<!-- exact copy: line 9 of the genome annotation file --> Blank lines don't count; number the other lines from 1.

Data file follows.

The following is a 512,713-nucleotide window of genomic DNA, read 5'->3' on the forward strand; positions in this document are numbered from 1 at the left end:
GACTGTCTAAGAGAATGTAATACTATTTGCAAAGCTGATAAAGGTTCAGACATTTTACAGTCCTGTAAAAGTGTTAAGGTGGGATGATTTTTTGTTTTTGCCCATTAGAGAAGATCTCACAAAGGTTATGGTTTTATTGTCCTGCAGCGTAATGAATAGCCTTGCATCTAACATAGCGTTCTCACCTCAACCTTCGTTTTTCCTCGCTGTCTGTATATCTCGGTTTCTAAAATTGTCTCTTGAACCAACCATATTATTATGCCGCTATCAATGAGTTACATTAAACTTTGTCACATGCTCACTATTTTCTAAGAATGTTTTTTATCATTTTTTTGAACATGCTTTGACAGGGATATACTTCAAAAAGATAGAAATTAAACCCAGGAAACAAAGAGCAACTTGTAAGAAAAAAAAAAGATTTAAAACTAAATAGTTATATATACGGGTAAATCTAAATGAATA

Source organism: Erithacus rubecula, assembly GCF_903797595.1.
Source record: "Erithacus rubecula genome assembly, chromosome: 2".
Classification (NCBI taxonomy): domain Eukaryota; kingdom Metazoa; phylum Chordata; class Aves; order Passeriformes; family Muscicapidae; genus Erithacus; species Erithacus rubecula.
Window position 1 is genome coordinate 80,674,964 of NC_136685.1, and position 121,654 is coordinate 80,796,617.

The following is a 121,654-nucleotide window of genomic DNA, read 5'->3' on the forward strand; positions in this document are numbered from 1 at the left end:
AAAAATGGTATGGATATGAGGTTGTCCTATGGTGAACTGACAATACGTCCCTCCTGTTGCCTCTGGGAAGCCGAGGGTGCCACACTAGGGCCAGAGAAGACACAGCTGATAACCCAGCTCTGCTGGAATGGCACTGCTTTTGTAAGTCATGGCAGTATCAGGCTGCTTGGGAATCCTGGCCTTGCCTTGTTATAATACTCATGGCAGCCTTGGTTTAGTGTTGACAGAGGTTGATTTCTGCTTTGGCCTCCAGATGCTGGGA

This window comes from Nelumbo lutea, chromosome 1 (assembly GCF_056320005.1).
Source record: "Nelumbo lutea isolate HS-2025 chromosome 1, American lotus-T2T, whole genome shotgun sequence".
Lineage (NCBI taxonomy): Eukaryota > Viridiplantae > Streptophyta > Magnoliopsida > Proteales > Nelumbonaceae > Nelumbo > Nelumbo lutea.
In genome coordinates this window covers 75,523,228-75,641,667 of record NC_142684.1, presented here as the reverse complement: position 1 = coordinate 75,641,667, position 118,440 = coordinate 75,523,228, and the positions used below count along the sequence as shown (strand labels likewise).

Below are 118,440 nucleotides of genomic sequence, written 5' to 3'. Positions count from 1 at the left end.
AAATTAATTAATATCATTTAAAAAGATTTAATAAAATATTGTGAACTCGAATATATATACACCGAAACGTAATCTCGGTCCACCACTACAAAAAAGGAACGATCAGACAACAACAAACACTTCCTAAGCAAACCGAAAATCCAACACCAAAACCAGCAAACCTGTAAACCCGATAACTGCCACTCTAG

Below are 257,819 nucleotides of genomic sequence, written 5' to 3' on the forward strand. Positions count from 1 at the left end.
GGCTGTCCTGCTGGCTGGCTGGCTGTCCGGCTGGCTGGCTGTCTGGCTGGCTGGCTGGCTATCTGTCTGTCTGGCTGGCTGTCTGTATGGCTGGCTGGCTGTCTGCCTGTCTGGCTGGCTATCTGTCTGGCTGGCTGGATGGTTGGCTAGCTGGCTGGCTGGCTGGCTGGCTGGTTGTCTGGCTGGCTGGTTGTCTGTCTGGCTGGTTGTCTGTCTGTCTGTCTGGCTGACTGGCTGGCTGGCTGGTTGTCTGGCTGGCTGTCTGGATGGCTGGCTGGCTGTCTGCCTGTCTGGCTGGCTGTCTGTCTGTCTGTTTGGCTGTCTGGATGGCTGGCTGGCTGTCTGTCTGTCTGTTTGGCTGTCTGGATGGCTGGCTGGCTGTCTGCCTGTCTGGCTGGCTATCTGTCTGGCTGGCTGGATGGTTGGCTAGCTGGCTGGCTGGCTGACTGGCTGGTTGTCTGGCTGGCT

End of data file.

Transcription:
This window comes from Nelumbo lutea, chromosome 1 (assembly GCF_056320005.1).